To reduce prohibitively high premiums the motor insurance industry must first help to tackle Ireland's notoriously bad road safety record, says IIF chief executive Michael Kemp

Motor insurance is expensive. This fact does not suit motorists and it does not suit insurers. However, there is a widespread perception in Irish society that motor insurance is profitable for insurers; and a suspicion that insurers may be overcharging some of their customers.

The insurance industry realised that it was necessary to conclusively establish whether this was true. Only an authoritative, independent study of the market would achieve this aim.

The Irish Insurance Federation (IIF), on behalf of its motor insurance members, commissioned actuarial consultants Tillinghast-Towers Perrin to research pricing and profitability in the Irish insurance market over the period 1983-1999. This research was published in November 2001 and was the most comprehensive study of its kind ever undertaken for the Irish motor insurance market. The findings noted that:

  • Since 1996 profitability has declined and, in 1999, the motor insurance industry made an operating loss

  • Claims costs facing motor insurance companies in Ireland are twice that of the UK

  • If Irish claims costs were at the same level as in the UK, Irish motor insurance customers could save about ¤338 (£210) per vehicle, per annum.

    For motor insurance companies operating in Ireland it has been apparent for some time now that three determining factors lie behind rising claims costs: the number of claims made - nearly 240,000 in 2000, including tens of thousands of injury claims; the average cost of claims - motor insurance claims, especially personal injury claims, cost more in Ireland than in other European countries. Ireland's relatively generous system of compensation is funded not from the deep pockets

    of financial institutions, but from the insurance premiums motorists pay; and handling costs - insurance companies pay over 42% of the cost of personal injury compensation in legal fees and fees for expert witnesses, medical reports, etc. In smaller cases legal fees can even exceed the compensation paid.

    Furthermore there are inconsistencies in legal costs between different courts and parts of the country. Perhaps most importantly, the system we have for handling claims is inefficient; it is bureaucratic and it tends to encourage delay in settling cases, which in turn increases costs.

    These three factors combine to make motor insurance more expensive in Ireland than in other countries.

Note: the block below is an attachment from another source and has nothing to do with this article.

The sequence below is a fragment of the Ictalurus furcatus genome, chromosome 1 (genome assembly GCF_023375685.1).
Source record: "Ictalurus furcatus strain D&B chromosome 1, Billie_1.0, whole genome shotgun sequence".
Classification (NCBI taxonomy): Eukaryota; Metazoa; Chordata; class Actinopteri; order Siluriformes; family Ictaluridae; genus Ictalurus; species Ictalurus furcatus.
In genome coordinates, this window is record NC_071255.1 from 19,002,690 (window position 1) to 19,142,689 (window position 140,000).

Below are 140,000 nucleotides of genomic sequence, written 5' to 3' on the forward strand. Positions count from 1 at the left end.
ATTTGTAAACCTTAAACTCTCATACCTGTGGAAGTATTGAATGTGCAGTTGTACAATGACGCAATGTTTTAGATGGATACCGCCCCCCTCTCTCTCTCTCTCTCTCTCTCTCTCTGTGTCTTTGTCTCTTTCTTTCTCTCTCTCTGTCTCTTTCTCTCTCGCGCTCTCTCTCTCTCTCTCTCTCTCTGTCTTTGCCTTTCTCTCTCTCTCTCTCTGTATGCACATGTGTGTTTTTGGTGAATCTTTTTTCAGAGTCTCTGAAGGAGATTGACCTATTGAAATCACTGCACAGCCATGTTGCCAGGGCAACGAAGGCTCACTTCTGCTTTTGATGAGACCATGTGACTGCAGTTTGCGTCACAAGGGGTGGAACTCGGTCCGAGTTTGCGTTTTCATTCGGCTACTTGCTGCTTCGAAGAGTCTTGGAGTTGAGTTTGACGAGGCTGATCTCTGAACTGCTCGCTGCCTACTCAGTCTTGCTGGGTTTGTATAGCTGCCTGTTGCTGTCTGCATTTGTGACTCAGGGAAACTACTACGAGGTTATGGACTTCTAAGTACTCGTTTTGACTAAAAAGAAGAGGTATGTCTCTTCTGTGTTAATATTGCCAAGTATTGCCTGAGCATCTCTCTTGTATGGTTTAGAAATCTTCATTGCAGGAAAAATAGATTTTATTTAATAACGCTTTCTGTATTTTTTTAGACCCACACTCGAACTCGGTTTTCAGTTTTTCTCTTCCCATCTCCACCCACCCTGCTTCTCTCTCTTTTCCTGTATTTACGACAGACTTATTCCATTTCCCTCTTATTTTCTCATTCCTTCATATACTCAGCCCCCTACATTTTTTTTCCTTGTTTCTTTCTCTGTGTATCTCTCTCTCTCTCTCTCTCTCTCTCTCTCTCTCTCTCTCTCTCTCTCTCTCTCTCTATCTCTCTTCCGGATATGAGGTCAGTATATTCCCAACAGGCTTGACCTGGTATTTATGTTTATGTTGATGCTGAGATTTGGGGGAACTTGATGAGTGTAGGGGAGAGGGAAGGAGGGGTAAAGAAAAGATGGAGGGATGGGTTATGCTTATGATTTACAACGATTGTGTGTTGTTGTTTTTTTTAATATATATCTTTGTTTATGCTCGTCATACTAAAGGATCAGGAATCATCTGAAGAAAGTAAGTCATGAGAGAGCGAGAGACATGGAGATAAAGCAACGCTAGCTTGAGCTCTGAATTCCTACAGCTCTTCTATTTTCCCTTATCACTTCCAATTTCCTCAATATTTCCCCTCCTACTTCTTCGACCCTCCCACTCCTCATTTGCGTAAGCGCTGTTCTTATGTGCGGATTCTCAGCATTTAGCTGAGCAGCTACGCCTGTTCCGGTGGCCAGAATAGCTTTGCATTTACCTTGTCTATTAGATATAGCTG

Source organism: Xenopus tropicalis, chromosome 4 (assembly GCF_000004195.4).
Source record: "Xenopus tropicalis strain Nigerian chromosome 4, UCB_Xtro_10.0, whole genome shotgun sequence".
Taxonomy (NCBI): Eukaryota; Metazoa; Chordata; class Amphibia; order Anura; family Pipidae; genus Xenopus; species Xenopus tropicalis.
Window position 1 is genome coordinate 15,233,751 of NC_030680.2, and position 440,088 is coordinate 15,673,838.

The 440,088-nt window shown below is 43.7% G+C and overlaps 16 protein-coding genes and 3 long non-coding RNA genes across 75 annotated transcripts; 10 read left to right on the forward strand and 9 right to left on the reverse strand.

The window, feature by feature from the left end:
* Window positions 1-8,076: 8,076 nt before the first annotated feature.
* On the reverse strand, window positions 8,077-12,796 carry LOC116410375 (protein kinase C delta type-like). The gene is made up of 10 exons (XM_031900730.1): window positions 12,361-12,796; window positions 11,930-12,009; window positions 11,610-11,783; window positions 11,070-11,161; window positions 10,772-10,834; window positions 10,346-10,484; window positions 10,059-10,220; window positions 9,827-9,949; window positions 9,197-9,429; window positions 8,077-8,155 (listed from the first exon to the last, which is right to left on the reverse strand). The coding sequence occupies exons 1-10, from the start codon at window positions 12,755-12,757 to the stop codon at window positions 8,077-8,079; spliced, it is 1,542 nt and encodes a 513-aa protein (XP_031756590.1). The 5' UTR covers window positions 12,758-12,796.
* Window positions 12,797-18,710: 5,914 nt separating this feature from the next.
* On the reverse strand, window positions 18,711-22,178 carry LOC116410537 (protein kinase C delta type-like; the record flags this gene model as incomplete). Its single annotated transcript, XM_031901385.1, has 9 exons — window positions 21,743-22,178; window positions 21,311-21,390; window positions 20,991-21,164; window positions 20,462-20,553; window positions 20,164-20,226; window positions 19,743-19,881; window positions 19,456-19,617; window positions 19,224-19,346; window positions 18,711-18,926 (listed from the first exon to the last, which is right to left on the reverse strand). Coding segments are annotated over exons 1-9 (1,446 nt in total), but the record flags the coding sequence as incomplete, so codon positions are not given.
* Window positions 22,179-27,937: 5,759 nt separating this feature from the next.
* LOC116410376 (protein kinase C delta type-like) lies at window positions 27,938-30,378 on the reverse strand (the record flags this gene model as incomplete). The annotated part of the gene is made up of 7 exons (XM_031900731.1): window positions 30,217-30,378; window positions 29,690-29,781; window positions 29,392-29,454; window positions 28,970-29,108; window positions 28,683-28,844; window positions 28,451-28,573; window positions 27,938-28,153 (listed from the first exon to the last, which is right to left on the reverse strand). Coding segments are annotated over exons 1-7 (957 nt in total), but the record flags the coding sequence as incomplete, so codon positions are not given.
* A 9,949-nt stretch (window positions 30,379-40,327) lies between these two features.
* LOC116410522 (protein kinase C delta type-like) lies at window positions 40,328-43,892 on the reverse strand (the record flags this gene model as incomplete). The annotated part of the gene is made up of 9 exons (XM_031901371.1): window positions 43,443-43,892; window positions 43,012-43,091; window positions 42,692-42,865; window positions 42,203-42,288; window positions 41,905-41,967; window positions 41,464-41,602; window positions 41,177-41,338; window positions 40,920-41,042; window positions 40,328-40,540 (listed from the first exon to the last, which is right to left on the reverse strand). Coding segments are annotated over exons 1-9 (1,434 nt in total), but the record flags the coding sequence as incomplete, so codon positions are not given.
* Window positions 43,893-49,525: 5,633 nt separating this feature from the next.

Motorists, or their insurance companies, cannot dictate to the courts what they should award in damages or allow in legal costs, but we have to be aware that damages are much higher in Ireland than in most other countries. High damages and costs lead inevitably to high insurance premiums. However, we can try to reduce the number of accidents and support changes in the system for handling claims so as to make it more efficient and cheaper to run.

    The IIF's motor insurance members fund the National Safety Council to the tune of E1.65m (£1m) a year, and individual companies give extra support to particular advertising and education initiatives. While our financial support is important, improved co-ordination of the drive for safer roads is needed at government level if we are to reverse our horrific road safety record.

    What is required is a single funding mechanism for road safety in which the human, social and economic benefits of reducing accidents are taken into account in deciding how much the state should spend on road safety measures. At a political level a road safety cabinet sub-committee should be established and chaired by the Taoiseach.

    Investment in road safety actually saves money for the state, the private sector and individual motorists. Dr Peter Bacon's 1999 cost-benefit analysis of the National Road Safety Strategy demonstrated that every E1 (61p) spent on road safety can create savings of up to E8 (£4.88) or more. Your money could be saved if more was invested in targeted road safety measures. Human life is priceless and there is no excuse for not putting the necessary resources into road safety.

    As well as addressing road safety funding, insurers believe that the following actions should be taken immediately:

  • Enactment of the Road Traffic Bill (including the introduction of penalty points for motoring offences);

  • Integration of Garda, court and driver licensing computer systems to allow penalty points to be implemented efficiently;

  • Establishment of the Personal Injuries Assessment Board to streamline the system for dealing with injury claims;

  • Substantial increases in on-the-spot fines, especially for speeding;

  • Better driver training and testing through measures such as a registration and competency testing scheme for driving instructors and cutting the long waiting list for driving tests.

    The most frustrating aspect of Ireland's poor road safety record is that it is within our power to improve the situation: to save lives; to prevent injuries; and to reduce insurance costs.

    What we need at the highest level of government and among road users is a change in attitude and behaviour making safer roads a top priority for everyone's sake.

  • Topics